Water From The Tap

The WWF reports that 1.5 million tons of plastic is used to bottle water every year. Their report goes on to suggest that, for the most part, tap water is just as healthy.

My tap water has a high sodium content. The public water works removes enough salt for the water to meet health standards, but it still tastes bad. On the bright side, I don’t have to add a pinch of salt to many recipes that require water.

Buying purified water in reusable 20 liter containers from a delivery service is one way to reduce the amount of plastic. This is the choice we have made ourselves. We reuse desposible plastic bottles for school lunches. I have been pleasantly surprised at how dependable the kids are at bringing the bottles home and rinsing them out for the next day. If they could be counted on to always bring their bottle home, I would consider getting them one of these stainless steel bottles.

“Stainless steel Klean Kanteens outlast their plastic counterparts and drinking water from a stainless steel Klean Kanteen tastes clean and odor free, unlike drinking from plastic which often makes water smell and taste undesirable.”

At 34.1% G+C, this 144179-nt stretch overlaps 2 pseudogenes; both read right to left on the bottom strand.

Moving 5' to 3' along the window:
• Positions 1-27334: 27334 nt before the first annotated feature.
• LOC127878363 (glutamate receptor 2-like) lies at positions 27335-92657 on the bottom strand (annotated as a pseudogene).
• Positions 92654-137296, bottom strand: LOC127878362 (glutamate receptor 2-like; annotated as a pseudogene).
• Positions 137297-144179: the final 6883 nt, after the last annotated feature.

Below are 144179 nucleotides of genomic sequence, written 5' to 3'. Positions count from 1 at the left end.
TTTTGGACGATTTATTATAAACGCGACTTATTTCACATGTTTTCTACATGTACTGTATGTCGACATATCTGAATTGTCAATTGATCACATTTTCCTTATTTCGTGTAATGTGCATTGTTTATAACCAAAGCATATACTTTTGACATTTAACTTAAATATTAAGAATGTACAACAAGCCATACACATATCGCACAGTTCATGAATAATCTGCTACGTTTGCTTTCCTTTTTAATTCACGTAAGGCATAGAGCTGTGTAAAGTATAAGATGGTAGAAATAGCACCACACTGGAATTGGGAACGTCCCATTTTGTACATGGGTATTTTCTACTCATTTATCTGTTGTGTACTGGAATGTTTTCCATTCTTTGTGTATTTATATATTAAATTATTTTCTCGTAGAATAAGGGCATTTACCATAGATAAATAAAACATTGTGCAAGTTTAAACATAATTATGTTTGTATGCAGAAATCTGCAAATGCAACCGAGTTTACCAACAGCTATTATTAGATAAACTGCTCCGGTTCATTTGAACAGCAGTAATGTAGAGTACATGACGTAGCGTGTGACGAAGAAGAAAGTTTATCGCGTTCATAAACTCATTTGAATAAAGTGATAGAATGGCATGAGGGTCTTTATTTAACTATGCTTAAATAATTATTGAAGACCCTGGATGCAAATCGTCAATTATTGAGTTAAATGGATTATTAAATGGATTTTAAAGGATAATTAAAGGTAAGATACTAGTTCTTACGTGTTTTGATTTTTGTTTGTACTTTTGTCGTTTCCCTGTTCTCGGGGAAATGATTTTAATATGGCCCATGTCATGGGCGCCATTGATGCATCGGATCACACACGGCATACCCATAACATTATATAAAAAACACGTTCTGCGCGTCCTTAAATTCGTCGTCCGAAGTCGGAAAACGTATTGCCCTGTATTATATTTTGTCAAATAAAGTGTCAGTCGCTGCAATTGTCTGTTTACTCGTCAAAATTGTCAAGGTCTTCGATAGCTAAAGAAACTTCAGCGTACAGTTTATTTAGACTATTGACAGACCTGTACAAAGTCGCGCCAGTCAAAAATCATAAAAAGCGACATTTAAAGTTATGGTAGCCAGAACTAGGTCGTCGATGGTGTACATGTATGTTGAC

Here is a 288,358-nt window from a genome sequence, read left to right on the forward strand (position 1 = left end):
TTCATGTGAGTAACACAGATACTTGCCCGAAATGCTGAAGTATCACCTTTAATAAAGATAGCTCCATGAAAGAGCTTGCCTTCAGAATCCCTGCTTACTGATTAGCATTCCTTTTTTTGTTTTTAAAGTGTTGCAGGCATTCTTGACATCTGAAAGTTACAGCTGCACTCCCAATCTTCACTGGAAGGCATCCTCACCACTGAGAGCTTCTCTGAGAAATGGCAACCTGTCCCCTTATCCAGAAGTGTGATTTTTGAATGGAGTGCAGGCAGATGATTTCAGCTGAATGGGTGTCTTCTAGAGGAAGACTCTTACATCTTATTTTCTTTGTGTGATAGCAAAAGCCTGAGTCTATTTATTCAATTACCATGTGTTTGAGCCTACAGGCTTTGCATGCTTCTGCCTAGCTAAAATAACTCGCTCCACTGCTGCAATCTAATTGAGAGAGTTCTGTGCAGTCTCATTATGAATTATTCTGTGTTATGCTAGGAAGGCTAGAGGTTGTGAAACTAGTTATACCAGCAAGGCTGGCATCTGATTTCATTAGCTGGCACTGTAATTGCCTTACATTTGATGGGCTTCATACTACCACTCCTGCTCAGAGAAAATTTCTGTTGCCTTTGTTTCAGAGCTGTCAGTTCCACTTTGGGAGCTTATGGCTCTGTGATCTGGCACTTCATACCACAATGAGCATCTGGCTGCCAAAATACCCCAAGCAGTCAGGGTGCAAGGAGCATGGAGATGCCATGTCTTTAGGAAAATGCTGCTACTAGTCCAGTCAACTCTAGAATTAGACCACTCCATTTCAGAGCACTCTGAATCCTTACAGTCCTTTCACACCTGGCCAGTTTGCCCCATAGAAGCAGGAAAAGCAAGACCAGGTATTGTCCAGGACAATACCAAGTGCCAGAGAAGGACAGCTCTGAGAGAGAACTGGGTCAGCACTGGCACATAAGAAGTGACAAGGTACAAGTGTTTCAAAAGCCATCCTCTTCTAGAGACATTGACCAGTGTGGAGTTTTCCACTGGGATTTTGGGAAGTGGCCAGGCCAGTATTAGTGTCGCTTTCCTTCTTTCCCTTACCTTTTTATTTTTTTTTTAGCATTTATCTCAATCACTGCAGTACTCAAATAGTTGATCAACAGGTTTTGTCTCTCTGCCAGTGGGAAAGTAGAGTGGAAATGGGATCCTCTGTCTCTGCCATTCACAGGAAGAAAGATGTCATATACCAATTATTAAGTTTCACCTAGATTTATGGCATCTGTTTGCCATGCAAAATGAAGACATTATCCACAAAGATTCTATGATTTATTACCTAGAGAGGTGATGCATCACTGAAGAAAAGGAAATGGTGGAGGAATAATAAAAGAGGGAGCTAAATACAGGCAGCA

Reverse osmosis filters can take municipal water that last step from safe to palatable. The most practical ones divert filtered water to a special tap and allow you to use unfiltered water for washing and other purposes. The expense of these systems will be partly dependant upon the amount of solids in the unfiltered water because over time replacement filters will be a bigger expense than the initial installation.

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2 Responses to Water From The Tap

  1. pelf says:

    I’ve always used plastic containers and water bottles when I went to school, and I had no problem remembering to bring them home :) But perhaps this isn’t the case these days?

  2. Pingback: PlasticLess.com » Blog Archive » Small Actions Can Change the World: Five Easy Ways to Reduce Your Plastic Use